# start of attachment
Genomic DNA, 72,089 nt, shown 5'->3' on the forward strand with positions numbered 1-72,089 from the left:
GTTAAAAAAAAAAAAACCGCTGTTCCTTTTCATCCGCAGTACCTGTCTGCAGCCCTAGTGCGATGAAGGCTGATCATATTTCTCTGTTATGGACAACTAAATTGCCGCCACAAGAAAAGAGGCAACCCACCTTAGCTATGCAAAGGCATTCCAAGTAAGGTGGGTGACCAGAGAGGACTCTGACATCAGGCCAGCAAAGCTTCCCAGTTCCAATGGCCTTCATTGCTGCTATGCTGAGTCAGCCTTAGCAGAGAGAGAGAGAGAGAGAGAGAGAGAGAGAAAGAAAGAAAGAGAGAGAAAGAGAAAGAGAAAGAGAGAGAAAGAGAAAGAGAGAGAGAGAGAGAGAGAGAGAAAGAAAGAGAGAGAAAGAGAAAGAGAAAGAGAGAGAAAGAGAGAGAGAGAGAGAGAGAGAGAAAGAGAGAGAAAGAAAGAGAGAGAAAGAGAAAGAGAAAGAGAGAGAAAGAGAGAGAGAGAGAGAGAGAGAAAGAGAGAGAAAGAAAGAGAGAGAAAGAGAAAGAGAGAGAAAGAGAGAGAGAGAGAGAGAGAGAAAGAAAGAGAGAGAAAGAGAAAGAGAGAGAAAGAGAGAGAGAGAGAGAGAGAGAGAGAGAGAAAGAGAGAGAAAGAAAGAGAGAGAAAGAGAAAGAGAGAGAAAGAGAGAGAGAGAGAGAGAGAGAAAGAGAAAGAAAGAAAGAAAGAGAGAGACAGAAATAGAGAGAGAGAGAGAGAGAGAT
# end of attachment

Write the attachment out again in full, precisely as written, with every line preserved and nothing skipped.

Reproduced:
Genomic DNA, 72,089 nt, shown 5'->3' on the forward strand with positions numbered 1-72,089 from the left:
GTTAAAAAAAAAAAAACCGCTGTTCCTTTTCATCCGCAGTACCTGTCTGCAGCCCTAGTGCGATGAAGGCTGATCATATTTCTCTGTTATGGACAACTAAATTGCCGCCACAAGAAAAGAGGCAACCCACCTTAGCTATGCAAAGGCATTCCAAGTAAGGTGGGTGACCAGAGAGGACTCTGACATCAGGCCAGCAAAGCTTCCCAGTTCCAATGGCCTTCATTGCTGCTATGCTGAGTCAGCCTTAGCAGAGAGAGAGAGAGAGAGAGAGAGAGAGAGAAAGAAAGAAAGAGAGAGAAAGAGAAAGAGAAAGAGAGAGAAAGAGAAAGAGAGAGAGAGAGAGAGAGAGAGAAAGAAAGAGAGAGAAAGAGAAAGAGAAAGAGAGAGAAAGAGAGAGAGAGAGAGAGAGAGAGAAAGAGAGAGAAAGAAAGAGAGAGAAAGAGAAAGAGAAAGAGAGAGAAAGAGAGAGAGAGAGAGAGAGAGAAAGAGAGAGAAAGAAAGAGAGAGAAAGAGAAAGAGAGAGAAAGAGAGAGAGAGAGAGAGAGAGAAAGAAAGAGAGAGAAAGAGAAAGAGAGAGAAAGAGAGAGAGAGAGAGAGAGAGAGAGAGAGAAAGAGAGAGAAAGAAAGAGAGAGAAAGAGAAAGAGAGAGAAAGAGAGAGAGAGAGAGAGAGAGAAAGAGAAAGAAAGAAAGAAAGAGAGAGACAGAAATAGAGAGAGAGAGAGAGAGAGAT